People are leaving the Province because of it. I would imagine the same thing will happen in any unaffordable market. Builders will chase the market, (Can’t lose..no available rentals), buy land and develop at THE PEAK of all development costs (fees/permits, wages, land prices, building materials), and overbuild just in time for a collapse. Ouch.

  14. patrick k
    Jan 10, 2018 at 10:04 am

    Wake me up when rents drops 20% or more otherwise this is just the noise I have lived with these last 40 years.

    • Bobber
      Jan 10, 2018 at 10:59 am

      When things are this inflated, you have to pay attention to the inflection points if you plan to sell near the top. Anybody with an inflated house has to decide whether they want to sell this Spring or next Spring. The difference could be 20% or more in sales price, plus lots of time on market.

      Once you see a few months in a row of small price drops, the landslide starts and things accelerate. This bubble is bigger than the 00 and 07 bubbles.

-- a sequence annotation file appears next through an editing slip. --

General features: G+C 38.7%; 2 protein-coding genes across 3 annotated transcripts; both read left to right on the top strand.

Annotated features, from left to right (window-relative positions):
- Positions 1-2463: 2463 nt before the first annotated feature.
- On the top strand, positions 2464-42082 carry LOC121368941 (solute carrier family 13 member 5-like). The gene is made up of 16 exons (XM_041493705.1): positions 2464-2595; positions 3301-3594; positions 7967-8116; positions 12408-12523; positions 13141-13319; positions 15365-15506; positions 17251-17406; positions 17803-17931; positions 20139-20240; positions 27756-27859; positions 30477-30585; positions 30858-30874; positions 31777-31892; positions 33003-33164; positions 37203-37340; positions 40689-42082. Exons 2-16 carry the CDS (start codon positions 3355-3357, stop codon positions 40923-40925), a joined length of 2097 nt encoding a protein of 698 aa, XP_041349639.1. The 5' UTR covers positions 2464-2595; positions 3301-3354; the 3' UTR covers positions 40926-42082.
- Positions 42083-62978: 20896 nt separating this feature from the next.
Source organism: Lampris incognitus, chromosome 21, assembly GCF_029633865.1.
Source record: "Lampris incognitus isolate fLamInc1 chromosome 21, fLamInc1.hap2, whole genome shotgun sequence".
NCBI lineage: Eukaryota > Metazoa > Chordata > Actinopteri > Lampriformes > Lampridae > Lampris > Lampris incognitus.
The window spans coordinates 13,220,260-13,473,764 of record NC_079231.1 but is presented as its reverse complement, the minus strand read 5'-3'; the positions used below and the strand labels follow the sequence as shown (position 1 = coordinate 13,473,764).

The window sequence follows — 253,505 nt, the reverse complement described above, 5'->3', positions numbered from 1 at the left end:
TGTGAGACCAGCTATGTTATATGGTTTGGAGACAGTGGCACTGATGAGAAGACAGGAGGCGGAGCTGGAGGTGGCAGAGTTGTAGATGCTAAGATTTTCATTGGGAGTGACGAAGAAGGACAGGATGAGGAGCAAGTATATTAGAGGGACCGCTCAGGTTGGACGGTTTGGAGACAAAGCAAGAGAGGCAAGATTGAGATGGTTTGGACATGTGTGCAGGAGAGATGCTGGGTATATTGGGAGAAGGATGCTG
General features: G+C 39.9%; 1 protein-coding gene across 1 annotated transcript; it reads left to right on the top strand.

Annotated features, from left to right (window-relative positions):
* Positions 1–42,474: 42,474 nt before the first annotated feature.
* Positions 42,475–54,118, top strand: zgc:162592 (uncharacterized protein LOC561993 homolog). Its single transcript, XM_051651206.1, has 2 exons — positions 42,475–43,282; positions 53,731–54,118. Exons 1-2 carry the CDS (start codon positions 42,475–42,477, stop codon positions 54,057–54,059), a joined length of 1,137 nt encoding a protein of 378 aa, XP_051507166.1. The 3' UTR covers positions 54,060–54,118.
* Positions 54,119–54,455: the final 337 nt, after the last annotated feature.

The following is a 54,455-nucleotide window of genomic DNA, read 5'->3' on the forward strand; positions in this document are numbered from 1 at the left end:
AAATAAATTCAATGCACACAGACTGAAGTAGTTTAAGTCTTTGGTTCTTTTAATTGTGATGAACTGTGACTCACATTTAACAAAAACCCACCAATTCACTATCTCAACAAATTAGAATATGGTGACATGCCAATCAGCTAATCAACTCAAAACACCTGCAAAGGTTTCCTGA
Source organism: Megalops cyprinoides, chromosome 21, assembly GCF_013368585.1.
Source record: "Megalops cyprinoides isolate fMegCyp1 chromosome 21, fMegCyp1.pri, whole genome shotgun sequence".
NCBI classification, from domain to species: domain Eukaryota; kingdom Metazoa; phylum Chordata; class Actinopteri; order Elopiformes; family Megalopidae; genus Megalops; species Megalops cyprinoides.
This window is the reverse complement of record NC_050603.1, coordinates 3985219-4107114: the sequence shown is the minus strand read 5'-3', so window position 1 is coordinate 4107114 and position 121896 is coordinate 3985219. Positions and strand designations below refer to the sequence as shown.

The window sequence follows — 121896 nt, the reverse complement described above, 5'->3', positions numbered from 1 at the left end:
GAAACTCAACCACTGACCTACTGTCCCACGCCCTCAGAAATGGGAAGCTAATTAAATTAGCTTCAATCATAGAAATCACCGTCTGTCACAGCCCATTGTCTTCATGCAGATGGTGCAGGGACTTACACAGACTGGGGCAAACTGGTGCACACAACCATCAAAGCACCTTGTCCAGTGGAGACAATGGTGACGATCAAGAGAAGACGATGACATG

15. Gettenschaller
    Jan 10, 2018 at 4:16 pm

    Here in Redmond rents and prices are falling as we speak.

    • LessonIsNeverTry
      Jan 11, 2018 at 9:06 pm

      Gettenschaller, where have you seen this? Not doubting, just curious. What about single family homes versus apartments? Thanks!

  16. Seattle Cranes
    Jan 12, 2018 at 7:23 pm

    I work right in the middle of the South Lake Union Amazon mess. The Amazon Sphere buildings look completed now. Looks like a giant greenhouse/jungle inside. I am hearing from more people wanting to leave the Seattle area. I had some friends head to eastern WA & got a lot more bang for their buck. Thinking of it myself now…